The consequence of Lord Kelvin’s prediction was an announcement of the end of the entire Universe. According to the law of thermodynamics, this will take the form of a “heat death” in which the Universe will come to a halt in its expansion and freeze. Later, in the 20th century, with Einstein’s Theory of Relativity to support it, came a new, even grizzlier prediction for the cosmos. They called this the Big Crunch, which proposed that the Universe will eventually collapse in on itself and everything will be sucked into one nice, neat, totally-compressed pin-point of absolute energy.

Whichever way you looked at it, this physics affirmed that the Universe was doomed.

Nevertheless, a new age is dawning with a new scientific outlook that is immensely positivist and some cosmologists now dare to propose a vision of a Universe that, in a Hegelian way, has evolved meaningfully, with a seemingly wilful purpose.  This wilful universe, according to contemporary cosmologists, is not unlike Hegel’s Weltgeist driven Universe. It has fine-tuned itself in such a way that from an absolutely unconscious void in which nothing existed because there was nothing to perceive that existence, it has been able to create sapient organisms, not only capable of perceiving the world around it, but also of understanding the unperceived subtleties of that world. And we, as the highest form of sapiens’ evolution on our planet, are an integral part in the Universe’s plan to create and understand its own existence. What this means, is that humanity is placed in the centre of things again. We can now forget all nihilisms: ours is a purposeful universe, a beautiful place powered by absolute meaning, a godless-full beauty, in which we, as sapiens, are the key to all existence.

We have permission to think teleologically again. By which we mean, to think of the direction toward which everything is evolving as a purposeful thing. Once we have accepted final purpose, it creates a new gravity that tugs us from the end and pulls us forward, dragging us away from the vicious circles of all past conflicts.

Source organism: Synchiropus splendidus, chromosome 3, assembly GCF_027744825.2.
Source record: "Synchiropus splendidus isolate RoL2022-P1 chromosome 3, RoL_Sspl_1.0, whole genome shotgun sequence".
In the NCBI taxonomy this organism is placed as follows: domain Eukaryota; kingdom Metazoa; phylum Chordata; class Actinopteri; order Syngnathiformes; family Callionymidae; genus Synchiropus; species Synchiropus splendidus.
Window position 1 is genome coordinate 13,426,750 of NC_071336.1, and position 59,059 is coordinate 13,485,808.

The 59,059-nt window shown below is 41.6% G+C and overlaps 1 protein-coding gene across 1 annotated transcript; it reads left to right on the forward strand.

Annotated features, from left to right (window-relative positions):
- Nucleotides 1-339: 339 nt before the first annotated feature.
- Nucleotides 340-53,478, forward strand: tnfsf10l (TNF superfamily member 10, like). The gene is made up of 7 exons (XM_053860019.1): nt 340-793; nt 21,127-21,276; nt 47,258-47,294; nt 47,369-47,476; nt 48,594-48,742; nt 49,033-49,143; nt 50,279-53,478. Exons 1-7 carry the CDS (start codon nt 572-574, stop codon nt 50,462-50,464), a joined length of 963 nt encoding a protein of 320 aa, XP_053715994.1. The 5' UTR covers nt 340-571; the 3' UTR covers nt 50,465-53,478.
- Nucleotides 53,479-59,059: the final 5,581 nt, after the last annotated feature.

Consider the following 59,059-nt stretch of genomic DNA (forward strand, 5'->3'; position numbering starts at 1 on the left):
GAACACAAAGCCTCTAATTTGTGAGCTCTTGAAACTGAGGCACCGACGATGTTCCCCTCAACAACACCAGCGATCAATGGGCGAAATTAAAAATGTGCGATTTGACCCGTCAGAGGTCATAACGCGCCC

But if we are to resurrect the idea of the Weltgeist, it needs to be protected against spiritualist and other religious manipulations. If we refer back again to our Feuerbach post, we have to insist that the Weltgeist should be considered a blind force and that we, as aware and rational organisms within the Universe it drives, are the “eyes” and “consciousness” of that spirit.

Our current ecological crisis shows us the dangers of pursuing nihilistic directions forward, and the disaster of equating progress with continual growth and human happiness with what we consume. Without the imperative conditional that humanity is in the world primarily, and the Universe secondly, and the subsequent consequences demanding that all progress take into consideration this partnership, there will be no evolution. In fact, the last century has been a devolution away from the Absolute Idea and Hegel has been shown to be wrong. The Universe is blind and we are its eyes, but if we lose touch with the Universe’s own driving spirit for natural progress, then we are also blind and that blindness could very well lead to the Absolute End of the Idea and the obliteration of all conscious, rational being.


[i] G.W.F. Hegel “LECTURES ON THE HISTORY OF PHILOSOPHY” ebook version, p.15

[ii] Ibid, p. 245

[iii] From Ben Fine and Alfredo Saad, MARX’S CAPITAL, Routledge, p.3



Nietzsche said that nihilism is reached when “all one has left are the values that pass judgment – nothing else.” A Nihilistic Age is, therefore, an age when everyone is held accountable for their actions without taking any higher purposes into consideration, because there are no common higher purposes. It is a tragic age. It is our age.